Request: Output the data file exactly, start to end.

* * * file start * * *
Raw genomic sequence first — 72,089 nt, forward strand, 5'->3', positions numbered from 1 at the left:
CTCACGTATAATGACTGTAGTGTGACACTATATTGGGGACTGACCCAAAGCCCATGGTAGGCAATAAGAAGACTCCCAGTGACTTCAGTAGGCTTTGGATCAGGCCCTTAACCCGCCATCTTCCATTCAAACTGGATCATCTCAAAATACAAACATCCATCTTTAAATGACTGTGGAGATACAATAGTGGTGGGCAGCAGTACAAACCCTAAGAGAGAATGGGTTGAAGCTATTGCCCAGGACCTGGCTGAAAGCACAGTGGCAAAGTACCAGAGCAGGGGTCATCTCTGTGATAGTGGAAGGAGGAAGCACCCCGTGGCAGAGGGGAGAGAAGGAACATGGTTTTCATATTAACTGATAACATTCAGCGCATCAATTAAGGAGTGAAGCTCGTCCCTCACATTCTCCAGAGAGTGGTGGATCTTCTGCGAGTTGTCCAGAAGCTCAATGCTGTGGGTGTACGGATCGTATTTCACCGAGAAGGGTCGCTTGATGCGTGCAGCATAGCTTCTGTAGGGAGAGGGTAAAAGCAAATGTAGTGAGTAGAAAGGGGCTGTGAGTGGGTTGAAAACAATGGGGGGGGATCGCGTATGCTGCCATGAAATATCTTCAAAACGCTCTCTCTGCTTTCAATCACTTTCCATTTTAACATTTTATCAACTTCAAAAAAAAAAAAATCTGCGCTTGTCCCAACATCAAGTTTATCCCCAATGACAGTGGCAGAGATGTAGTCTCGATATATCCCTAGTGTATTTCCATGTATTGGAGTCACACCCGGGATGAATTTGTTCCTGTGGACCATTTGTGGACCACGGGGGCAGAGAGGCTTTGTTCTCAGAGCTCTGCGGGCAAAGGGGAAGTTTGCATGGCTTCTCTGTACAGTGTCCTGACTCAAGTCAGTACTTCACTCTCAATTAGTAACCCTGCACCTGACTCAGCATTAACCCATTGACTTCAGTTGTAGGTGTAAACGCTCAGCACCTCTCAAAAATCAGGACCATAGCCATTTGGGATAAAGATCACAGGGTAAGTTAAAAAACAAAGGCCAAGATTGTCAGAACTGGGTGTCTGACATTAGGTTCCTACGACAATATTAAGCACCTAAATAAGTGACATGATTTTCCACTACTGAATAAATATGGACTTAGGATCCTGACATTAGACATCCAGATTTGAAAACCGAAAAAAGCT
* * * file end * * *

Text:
Raw genomic sequence first — 72,089 nt, forward strand, 5'->3', positions numbered from 1 at the left:
CTCACGTATAATGACTGTAGTGTGACACTATATTGGGGACTGACCCAAAGCCCATGGTAGGCAATAAGAAGACTCCCAGTGACTTCAGTAGGCTTTGGATCAGGCCCTTAACCCGCCATCTTCCATTCAAACTGGATCATCTCAAAATACAAACATCCATCTTTAAATGACTGTGGAGATACAATAGTGGTGGGCAGCAGTACAAACCCTAAGAGAGAATGGGTTGAAGCTATTGCCCAGGACCTGGCTGAAAGCACAGTGGCAAAGTACCAGAGCAGGGGTCATCTCTGTGATAGTGGAAGGAGGAAGCACCCCGTGGCAGAGGGGAGAGAAGGAACATGGTTTTCATATTAACTGATAACATTCAGCGCATCAATTAAGGAGTGAAGCTCGTCCCTCACATTCTCCAGAGAGTGGTGGATCTTCTGCGAGTTGTCCAGAAGCTCAATGCTGTGGGTGTACGGATCGTATTTCACCGAGAAGGGTCGCTTGATGCGTGCAGCATAGCTTCTGTAGGGAGAGGGTAAAAGCAAATGTAGTGAGTAGAAAGGGGCTGTGAGTGGGTTGAAAACAATGGGGGGGGATCGCGTATGCTGCCATGAAATATCTTCAAAACGCTCTCTCTGCTTTCAATCACTTTCCATTTTAACATTTTATCAACTTCAAAAAAAAAAAAATCTGCGCTTGTCCCAACATCAAGTTTATCCCCAATGACAGTGGCAGAGATGTAGTCTCGATATATCCCTAGTGTATTTCCATGTATTGGAGTCACACCCGGGATGAATTTGTTCCTGTGGACCATTTGTGGACCACGGGGGCAGAGAGGCTTTGTTCTCAGAGCTCTGCGGGCAAAGGGGAAGTTTGCATGGCTTCTCTGTACAGTGTCCTGACTCAAGTCAGTACTTCACTCTCAATTAGTAACCCTGCACCTGACTCAGCATTAACCCATTGACTTCAGTTGTAGGTGTAAACGCTCAGCACCTCTCAAAAATCAGGACCATAGCCATTTGGGATAAAGATCACAGGGTAAGTTAAAAAACAAAGGCCAAGATTGTCAGAACTGGGTGTCTGACATTAGGTTCCTACGACAATATTAAGCACCTAAATAAGTGACATGATTTTCCACTACTGAATAAATATGGACTTAGGATCCTGACATTAGACATCCAGATTTGAAAACCGAAAAAAGCT